Monday, March 29, 2010

Containing the banksters

Cracking down on criminals is always harder than it looks.  Especially when the criminals own the government, the schools, and the media.  Even so, this is worth reading.
Bank Of America Says Its Lehman-Style Bogus Balance Sheet Manipulation Is A-Okay*
Henry Blodget | Mar. 23, 2010 
Turns out, Bank of America (BAC) did it, too. 
Hempton compared Bank of America's "average quarterly assets" and "end of quarter assets" and found that, in each quarter, billions of dollars of assets conveniently disappeared briefly at the end of the quarter, only to return again at the start of the next one. 
Thus, Bank of America interrupted its wild gambling for a few days at the end of the quarter, presented a sober snapshot to its investors, and then went right back to gambling again. Was this illegal?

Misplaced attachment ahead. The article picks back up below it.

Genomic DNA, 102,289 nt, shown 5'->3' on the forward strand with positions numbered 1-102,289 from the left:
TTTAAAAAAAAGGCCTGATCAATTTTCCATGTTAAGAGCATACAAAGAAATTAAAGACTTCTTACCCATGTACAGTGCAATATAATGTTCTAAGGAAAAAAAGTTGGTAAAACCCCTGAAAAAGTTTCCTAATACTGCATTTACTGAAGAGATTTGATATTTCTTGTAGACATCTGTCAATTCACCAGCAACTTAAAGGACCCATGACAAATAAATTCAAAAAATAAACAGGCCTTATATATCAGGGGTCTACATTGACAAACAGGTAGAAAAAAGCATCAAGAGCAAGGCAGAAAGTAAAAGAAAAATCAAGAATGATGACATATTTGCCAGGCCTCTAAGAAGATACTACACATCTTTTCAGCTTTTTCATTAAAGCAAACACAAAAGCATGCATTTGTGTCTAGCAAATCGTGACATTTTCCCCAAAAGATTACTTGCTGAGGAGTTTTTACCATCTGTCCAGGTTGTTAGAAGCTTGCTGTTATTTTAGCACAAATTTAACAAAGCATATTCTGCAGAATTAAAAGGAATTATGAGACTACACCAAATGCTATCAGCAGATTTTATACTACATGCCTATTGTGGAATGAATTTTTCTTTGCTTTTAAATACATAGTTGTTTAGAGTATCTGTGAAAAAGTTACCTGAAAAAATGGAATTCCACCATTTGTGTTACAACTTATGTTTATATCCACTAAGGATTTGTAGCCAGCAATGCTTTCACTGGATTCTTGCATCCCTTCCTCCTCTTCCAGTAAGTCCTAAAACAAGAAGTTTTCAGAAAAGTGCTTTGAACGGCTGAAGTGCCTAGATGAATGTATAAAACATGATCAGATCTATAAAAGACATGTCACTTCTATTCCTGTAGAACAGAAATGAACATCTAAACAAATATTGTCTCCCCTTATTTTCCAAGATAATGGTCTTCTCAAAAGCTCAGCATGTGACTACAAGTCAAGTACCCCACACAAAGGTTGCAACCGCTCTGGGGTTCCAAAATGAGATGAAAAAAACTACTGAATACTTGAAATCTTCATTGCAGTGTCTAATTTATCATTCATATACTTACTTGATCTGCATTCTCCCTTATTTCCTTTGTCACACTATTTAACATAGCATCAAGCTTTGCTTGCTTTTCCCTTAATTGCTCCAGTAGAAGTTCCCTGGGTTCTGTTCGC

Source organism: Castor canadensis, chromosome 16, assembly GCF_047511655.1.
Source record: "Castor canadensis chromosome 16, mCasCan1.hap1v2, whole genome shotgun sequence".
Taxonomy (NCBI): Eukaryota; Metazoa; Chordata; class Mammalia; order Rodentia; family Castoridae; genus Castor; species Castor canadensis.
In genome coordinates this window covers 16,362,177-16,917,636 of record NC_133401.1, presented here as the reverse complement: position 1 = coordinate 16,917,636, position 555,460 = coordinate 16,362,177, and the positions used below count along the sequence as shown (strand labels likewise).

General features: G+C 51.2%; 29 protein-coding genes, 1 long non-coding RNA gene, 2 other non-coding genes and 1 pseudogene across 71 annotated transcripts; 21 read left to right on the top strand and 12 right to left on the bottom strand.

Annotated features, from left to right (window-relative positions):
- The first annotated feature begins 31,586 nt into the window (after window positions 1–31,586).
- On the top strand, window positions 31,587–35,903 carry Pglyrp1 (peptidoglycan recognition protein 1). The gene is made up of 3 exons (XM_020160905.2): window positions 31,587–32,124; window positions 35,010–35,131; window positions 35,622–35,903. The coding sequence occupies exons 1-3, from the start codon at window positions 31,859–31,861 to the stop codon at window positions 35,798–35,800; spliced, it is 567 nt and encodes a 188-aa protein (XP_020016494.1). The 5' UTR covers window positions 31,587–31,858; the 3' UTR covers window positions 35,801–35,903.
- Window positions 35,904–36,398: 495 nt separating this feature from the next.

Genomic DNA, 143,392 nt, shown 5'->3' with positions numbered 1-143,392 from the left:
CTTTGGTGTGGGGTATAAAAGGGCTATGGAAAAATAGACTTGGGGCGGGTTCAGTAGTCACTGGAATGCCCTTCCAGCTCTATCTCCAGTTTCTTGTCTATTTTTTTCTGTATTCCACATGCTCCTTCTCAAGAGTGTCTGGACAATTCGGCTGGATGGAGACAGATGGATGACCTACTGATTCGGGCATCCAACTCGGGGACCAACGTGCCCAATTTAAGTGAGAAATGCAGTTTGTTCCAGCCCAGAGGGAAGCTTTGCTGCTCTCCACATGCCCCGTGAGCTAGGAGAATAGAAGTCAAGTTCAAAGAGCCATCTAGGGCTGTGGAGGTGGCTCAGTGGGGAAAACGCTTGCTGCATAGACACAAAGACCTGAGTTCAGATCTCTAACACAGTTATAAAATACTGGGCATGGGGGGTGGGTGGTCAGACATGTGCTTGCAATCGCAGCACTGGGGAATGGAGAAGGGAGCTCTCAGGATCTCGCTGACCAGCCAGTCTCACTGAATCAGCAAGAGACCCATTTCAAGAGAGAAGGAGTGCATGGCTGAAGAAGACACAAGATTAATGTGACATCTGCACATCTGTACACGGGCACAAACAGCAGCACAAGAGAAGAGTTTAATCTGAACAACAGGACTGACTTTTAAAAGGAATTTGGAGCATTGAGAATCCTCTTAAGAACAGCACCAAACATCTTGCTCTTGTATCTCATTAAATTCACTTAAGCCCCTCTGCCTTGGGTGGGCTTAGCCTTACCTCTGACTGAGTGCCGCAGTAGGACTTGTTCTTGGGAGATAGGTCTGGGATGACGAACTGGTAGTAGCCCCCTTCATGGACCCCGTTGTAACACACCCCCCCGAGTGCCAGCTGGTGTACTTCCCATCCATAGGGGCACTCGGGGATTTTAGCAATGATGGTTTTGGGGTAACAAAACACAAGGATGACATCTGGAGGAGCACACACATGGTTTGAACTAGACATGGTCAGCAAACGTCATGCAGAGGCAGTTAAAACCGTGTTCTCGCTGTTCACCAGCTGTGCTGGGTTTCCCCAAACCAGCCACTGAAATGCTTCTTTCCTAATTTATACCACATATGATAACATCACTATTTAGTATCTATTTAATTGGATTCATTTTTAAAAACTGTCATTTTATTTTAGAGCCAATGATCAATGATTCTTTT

The Repo men must be stopped 
Banking culture is certain to take the world back into crisis again – unless we take co-ordinated international action
John Lanchester, Friday 19 March 2010
Here's a name we haven't been hearing much about in the aftermath of the credit crunch: Sarbanes-Oxley. That was the US Congress's response to the collapse of Enron, a piece of legislation that was intended to be the biggest crackdown ever on dodgy corporate accounting. The law was enacted in 2002, was loudly complained about by Wall Street and, as we can clearly see from the crash, did nothing of value except making institutions pay formal obeisance to rules they thought a waste of time. When it came to protecting the public, the world's biggest crackdown on lax accounting had exactly zero effect.
The scandals keep coming. It is more than 18 months since Lehman Brothers, the US investment bank, imploded, almost taking down the global financial system with it. You might think there wouldn't be much more bad news that could come out of the bank. more

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